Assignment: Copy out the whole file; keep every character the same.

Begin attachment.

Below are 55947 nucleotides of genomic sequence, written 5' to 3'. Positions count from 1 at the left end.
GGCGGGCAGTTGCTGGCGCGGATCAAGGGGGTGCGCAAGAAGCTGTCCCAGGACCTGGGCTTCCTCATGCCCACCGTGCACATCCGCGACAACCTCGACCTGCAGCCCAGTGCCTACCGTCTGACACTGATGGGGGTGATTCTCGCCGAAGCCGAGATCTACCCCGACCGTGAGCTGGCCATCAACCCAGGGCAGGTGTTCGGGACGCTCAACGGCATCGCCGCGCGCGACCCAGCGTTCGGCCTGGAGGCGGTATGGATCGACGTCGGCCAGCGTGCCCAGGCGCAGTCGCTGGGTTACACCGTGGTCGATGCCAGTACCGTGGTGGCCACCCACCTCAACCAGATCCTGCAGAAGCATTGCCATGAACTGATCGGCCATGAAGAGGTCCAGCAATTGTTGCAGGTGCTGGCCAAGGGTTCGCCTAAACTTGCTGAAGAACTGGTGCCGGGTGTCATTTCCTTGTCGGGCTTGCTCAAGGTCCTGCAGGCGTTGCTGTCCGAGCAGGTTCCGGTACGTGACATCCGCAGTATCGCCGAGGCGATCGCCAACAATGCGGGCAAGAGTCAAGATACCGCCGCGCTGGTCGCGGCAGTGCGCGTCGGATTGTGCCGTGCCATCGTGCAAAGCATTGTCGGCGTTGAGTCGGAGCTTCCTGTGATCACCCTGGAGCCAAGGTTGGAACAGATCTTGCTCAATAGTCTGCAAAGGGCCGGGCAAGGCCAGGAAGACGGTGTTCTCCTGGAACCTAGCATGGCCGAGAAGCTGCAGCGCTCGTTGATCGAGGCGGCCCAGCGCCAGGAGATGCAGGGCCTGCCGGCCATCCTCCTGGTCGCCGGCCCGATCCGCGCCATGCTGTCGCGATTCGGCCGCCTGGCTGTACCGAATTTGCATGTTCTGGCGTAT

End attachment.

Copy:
Below are 55947 nucleotides of genomic sequence, written 5' to 3'. Positions count from 1 at the left end.
GGCGGGCAGTTGCTGGCGCGGATCAAGGGGGTGCGCAAGAAGCTGTCCCAGGACCTGGGCTTCCTCATGCCCACCGTGCACATCCGCGACAACCTCGACCTGCAGCCCAGTGCCTACCGTCTGACACTGATGGGGGTGATTCTCGCCGAAGCCGAGATCTACCCCGACCGTGAGCTGGCCATCAACCCAGGGCAGGTGTTCGGGACGCTCAACGGCATCGCCGCGCGCGACCCAGCGTTCGGCCTGGAGGCGGTATGGATCGACGTCGGCCAGCGTGCCCAGGCGCAGTCGCTGGGTTACACCGTGGTCGATGCCAGTACCGTGGTGGCCACCCACCTCAACCAGATCCTGCAGAAGCATTGCCATGAACTGATCGGCCATGAAGAGGTCCAGCAATTGTTGCAGGTGCTGGCCAAGGGTTCGCCTAAACTTGCTGAAGAACTGGTGCCGGGTGTCATTTCCTTGTCGGGCTTGCTCAAGGTCCTGCAGGCGTTGCTGTCCGAGCAGGTTCCGGTACGTGACATCCGCAGTATCGCCGAGGCGATCGCCAACAATGCGGGCAAGAGTCAAGATACCGCCGCGCTGGTCGCGGCAGTGCGCGTCGGATTGTGCCGTGCCATCGTGCAAAGCATTGTCGGCGTTGAGTCGGAGCTTCCTGTGATCACCCTGGAGCCAAGGTTGGAACAGATCTTGCTCAATAGTCTGCAAAGGGCCGGGCAAGGCCAGGAAGACGGTGTTCTCCTGGAACCTAGCATGGCCGAGAAGCTGCAGCGCTCGTTGATCGAGGCGGCCCAGCGCCAGGAGATGCAGGGCCTGCCGGCCATCCTCCTGGTCGCCGGCCCGATCCGCGCCATGCTGTCGCGATTCGGCCGCCTGGCTGTACCGAATTTGCATGTTCTGGCGTAT